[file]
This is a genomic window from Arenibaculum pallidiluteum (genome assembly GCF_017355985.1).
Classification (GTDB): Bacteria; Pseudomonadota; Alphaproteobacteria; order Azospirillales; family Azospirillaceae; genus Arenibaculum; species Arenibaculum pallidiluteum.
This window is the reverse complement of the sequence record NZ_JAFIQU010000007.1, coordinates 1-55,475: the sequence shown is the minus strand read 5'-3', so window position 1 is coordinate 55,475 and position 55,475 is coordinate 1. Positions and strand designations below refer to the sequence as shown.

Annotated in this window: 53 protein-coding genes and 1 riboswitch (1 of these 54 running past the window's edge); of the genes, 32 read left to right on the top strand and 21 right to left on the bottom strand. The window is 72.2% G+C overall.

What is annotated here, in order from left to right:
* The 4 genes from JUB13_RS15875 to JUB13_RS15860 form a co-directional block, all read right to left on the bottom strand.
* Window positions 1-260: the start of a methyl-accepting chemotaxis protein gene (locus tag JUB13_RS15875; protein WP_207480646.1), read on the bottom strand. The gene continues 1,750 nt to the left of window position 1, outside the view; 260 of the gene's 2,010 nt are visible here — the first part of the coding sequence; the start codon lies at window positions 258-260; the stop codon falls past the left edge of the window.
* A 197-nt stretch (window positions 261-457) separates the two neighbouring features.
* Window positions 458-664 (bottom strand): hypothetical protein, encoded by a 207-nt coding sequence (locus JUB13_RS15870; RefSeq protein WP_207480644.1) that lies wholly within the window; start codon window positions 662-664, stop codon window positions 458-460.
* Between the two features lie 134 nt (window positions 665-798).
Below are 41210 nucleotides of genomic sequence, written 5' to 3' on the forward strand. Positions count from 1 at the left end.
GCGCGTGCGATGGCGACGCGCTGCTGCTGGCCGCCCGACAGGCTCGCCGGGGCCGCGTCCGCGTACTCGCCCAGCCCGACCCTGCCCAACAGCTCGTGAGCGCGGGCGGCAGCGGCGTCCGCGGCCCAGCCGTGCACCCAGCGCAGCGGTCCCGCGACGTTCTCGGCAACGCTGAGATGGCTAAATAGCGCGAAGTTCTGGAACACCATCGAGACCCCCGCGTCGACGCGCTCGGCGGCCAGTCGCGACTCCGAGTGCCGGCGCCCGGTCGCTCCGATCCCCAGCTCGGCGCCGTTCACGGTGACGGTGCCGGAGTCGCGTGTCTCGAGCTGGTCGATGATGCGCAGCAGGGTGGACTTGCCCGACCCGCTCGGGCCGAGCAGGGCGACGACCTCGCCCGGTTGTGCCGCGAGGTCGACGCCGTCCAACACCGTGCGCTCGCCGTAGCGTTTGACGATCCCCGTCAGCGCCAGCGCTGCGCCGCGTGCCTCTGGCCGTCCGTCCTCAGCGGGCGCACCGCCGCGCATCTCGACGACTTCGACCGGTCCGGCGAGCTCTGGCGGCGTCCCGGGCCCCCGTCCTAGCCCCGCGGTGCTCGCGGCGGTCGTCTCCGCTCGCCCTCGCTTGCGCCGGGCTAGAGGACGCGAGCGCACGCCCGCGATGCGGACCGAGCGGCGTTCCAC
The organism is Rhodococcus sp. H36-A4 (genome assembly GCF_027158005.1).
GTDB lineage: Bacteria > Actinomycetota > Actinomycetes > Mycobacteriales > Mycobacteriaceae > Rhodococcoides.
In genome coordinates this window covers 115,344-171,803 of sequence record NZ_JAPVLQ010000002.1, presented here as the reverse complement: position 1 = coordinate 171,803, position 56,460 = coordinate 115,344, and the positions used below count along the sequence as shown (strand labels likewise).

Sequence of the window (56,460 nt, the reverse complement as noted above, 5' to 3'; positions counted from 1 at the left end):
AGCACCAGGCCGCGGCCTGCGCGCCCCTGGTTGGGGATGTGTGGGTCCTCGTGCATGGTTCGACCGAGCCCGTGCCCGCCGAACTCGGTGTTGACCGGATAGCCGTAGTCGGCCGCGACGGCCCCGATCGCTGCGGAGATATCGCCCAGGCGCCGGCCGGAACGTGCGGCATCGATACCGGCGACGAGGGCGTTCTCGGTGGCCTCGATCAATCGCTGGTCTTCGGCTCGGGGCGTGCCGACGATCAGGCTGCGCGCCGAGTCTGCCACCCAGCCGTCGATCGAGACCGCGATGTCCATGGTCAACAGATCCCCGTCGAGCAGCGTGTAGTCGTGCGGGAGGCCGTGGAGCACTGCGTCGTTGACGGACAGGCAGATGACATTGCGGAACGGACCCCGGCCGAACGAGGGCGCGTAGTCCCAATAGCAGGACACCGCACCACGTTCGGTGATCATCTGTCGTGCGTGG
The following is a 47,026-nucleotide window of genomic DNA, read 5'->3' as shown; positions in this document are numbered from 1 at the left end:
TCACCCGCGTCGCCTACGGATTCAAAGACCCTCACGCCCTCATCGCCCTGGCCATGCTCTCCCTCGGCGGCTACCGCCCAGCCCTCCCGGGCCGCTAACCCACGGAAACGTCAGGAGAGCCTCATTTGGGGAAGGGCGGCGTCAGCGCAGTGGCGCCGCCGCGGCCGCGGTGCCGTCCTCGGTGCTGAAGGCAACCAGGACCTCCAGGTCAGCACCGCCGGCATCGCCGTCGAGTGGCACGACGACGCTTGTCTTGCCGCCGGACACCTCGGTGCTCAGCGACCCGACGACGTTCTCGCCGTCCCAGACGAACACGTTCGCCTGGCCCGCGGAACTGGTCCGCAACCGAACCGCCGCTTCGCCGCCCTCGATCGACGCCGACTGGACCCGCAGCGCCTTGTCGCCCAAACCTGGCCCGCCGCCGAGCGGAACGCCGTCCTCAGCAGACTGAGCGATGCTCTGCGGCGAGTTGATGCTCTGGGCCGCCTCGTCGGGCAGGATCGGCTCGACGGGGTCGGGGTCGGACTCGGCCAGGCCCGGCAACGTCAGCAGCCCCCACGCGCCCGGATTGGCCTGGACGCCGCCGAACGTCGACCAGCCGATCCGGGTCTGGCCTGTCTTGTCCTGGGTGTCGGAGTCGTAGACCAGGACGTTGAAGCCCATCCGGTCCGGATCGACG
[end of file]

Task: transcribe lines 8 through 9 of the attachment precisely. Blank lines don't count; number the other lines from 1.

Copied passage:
* A 197-nt stretch (window positions 261-457) separates the two neighbouring features.
* Window positions 458-664 (bottom strand): hypothetical protein, encoded by a 207-nt coding sequence (locus JUB13_RS15870; RefSeq protein WP_207480644.1) that lies wholly within the window; start codon window positions 662-664, stop codon window positions 458-460.